“I’m just so overwhelmed.” Bet you’ve heard — or said — that lately. Life sometimes feels like bailing water from a leaky rowboat.
But lately, the waves have been coming higher and faster with remote teaching, changes in classroom protocols and general anxiety about the world at large. If your emotional life is a boat that’s been taking on water and threatening to capsize, there are several things to keep in mind. You’re not alone in feeling overwhelmed — in fact, it’s to be expected considering these circumstances — and there are things we can do to help ease the feeling.
Emotional overwhelm can be caused by a variety of factors, including stress, grief, traumatic events or even a pileup of a lot of little things that sneak up on you all at once. Do any of these symptoms sound familiar to you?
Overwhelm can cause physical problems like headaches, work-related woes like poor performance, and emotional changes. So, it must be addressed.
When you say or think, “I can’t take this anymore,” it only reinforces negative thinking. Instead, try saying: “I can do this today.” That was the advice clinical psychologist Dr. Rheeda Walker gave to Mashable. She explains that focusing on short-term solutions helps diffuse the frustration we feel when we have a lack of control over longer-term solutions.
How we think something should turn out greatly affects our perception of what is actually happening.
Neuroscientists label these expectations as “prior beliefs,” and research out of MIT has found it affects how we behave. Our brains start reverse engineering or leaping ahead, based on something we’ve experienced in the past. This can be efficient — you can open a can of tuna without remastering a can opener every time — but for more complex situations, we tend to make assumptions. Ever pictured yourself in a house you’d made a bid on, before the offer was even accepted? Or fantasized about a new teaching job, before the interview even took place?
The problem is that as reality unfolds, our expectations don’t always match the outcome, and this disconnect can cause feelings of stress and disappointment. Having expectations can rob us of the joy of the present.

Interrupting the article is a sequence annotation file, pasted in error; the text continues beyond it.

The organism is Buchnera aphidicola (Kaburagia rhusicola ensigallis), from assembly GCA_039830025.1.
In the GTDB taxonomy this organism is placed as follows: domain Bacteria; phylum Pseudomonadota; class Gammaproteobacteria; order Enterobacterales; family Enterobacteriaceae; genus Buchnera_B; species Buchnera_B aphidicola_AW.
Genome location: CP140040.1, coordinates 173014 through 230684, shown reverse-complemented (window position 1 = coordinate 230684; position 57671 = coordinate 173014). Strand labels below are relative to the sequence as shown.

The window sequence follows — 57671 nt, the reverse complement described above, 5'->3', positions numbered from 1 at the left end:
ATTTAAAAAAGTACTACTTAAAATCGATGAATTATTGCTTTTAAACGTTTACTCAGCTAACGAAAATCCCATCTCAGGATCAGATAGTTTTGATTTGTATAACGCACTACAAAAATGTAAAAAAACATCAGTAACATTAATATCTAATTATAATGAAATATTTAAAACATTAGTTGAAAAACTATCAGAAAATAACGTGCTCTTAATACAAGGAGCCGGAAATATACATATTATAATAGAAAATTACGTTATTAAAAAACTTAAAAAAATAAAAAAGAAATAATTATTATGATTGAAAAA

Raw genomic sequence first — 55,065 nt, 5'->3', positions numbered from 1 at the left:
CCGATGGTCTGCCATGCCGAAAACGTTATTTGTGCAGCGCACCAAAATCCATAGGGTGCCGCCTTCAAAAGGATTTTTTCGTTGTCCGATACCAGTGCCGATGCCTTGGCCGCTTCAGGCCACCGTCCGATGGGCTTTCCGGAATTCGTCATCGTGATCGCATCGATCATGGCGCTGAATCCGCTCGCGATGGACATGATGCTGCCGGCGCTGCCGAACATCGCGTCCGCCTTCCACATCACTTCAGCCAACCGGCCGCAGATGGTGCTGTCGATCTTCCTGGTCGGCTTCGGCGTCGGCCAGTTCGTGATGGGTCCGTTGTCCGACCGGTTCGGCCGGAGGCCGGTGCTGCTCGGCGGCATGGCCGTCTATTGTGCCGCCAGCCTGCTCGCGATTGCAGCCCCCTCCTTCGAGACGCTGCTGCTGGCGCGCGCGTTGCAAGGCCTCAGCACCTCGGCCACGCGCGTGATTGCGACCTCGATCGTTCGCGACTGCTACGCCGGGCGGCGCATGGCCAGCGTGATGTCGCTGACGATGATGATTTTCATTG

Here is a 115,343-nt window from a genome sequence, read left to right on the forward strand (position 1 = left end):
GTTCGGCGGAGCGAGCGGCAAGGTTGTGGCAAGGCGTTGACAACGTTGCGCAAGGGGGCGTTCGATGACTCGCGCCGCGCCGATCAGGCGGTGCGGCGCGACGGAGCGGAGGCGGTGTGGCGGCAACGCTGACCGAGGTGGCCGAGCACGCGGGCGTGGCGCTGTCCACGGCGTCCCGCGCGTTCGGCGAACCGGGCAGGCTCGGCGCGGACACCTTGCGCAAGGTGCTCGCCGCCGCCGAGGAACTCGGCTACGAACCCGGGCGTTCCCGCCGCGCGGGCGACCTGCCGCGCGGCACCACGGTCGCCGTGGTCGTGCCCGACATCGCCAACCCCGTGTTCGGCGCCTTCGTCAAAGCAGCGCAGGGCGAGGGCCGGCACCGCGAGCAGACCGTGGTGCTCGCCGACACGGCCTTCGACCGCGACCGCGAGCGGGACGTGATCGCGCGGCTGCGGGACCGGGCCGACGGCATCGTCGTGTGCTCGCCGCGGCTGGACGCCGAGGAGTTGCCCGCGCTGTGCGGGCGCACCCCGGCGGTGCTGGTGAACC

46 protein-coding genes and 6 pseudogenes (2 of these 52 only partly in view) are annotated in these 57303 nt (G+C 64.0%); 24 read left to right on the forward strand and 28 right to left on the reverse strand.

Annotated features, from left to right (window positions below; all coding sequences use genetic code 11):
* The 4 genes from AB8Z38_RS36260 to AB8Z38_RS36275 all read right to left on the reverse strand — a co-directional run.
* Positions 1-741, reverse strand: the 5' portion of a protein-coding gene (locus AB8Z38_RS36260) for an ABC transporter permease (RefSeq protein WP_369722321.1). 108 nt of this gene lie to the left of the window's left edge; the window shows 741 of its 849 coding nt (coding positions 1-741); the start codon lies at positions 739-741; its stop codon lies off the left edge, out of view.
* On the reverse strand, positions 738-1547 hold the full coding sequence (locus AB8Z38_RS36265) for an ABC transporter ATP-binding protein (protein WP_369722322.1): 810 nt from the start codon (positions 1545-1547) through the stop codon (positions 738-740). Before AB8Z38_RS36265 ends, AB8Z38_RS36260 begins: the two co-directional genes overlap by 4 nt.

The solution is to note when we are having expectations, and remember to live in the now, using mindfulness as a tool. Here’s a six-minute breathing practice for living mindfully.
One day is just one day and won’t matter much in 10 years. Some people find that keeping a five-year, one-line journal, where you jot down just a few thoughts per evening, can provide a sense of context as we move through life. It helps to reflect back, “Ah, last year I was so stressed out about X and Y…” and take comfort realizing that most things do in fact get resolved, no matter how sticky the situation is at the time.
Sometimes we are our own worst critics, beating ourselves up if the rhythm section got lost or the clarinets were off pitch. Be compassionate with yourself.
This is especially important if, in addition to workplace stress, you are dealing with caregiving. That’s because working parents and people taking care of elderly relatives are particularly prone to feelings of overwhelm. Researcher Dr. Kristin Neff, co-founder of the Center for Mindful Self-Compassion, has a series of free guided meditations and exercises that teach self-compassion techniques.
Spotify actually has an Underwhelming Playlist for Overwhelmed Individuals, consisting of white noise. But seriously, as a music educator, who knows the power of music better than you? Create a playlist of music that makes you feel calmer, or on the flip side, tunes that will rev you up to tussle with the world. Does that translate to soothing birdsongs, Kendrick Lamar or a Puccini aria? Only you can decide.
According to business speaker and author Scott Mautz, uncertainty is naturally unsettling. “Neuroscience research teaches us that uncertainty registers in our brain much like an error does,” he explains in an article for Inc. An error is something we naturally want to fix or solve because it makes us uncomfortable.
Simply knowing that we aren’t wired for so much change and uncertainty all at once — such as teaching remotely, juggling new online learning platforms and crazy news cycles — it’s no wonder that we’re overwhelmed. But knowledge is power. Armed with this knowledge, try some restorative exercise like gardening, walking, bicycling or yoga — all of which are low-impact and soothing.
Lastly, remember that a few sessions with a mental health professional can help if you’re feeling overwhelmed. Check with your healthcare plan (telehealth is increasingly available) or teacher’s union for information on available mental healthcare benefits. There are also online options such as Betterhelp.com and Talkspace.com.
Always remember to take good care of yourself.
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